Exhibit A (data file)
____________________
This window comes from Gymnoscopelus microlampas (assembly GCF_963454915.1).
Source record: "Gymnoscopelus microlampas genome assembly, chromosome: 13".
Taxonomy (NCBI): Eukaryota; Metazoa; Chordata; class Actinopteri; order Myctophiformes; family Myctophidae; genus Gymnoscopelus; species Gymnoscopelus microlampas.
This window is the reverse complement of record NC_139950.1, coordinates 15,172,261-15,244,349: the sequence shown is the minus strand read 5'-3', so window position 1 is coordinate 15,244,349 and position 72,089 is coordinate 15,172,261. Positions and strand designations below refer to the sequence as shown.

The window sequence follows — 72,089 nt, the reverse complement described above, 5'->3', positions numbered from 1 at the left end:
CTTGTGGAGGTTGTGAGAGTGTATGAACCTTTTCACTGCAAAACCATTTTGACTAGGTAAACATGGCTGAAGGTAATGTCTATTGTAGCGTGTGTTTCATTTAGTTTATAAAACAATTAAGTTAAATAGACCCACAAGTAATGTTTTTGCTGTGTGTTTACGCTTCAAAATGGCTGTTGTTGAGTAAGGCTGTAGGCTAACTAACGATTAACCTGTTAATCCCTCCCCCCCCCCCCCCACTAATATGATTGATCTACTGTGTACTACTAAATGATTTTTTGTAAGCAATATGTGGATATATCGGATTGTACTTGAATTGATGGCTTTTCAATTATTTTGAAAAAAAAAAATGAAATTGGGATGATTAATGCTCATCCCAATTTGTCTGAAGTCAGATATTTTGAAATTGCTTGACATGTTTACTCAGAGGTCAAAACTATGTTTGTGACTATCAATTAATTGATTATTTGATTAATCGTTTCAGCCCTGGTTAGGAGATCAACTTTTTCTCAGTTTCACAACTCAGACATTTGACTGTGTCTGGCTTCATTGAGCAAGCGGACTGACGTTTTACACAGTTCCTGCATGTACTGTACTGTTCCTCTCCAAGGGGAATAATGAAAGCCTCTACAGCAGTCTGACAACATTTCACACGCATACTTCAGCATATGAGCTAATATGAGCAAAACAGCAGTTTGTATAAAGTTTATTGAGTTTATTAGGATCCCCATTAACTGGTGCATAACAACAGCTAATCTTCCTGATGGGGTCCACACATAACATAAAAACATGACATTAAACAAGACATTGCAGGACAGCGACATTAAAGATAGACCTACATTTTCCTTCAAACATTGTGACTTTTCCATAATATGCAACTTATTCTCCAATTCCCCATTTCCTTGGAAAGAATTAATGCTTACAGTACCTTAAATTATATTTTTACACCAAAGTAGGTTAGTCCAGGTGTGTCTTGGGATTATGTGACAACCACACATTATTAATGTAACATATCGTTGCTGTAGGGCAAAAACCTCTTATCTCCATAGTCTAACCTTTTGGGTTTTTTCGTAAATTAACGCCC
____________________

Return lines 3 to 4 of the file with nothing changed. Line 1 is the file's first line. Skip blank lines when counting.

Taxonomy (NCBI): Eukaryota; Metazoa; Chordata; class Actinopteri; order Myctophiformes; family Myctophidae; genus Gymnoscopelus; species Gymnoscopelus microlampas.
This window is the reverse complement of record NC_139950.1, coordinates 15,172,261-15,244,349: the sequence shown is the minus strand read 5'-3', so window position 1 is coordinate 15,244,349 and position 72,089 is coordinate 15,172,261. Positions and strand designations below refer to the sequence as shown.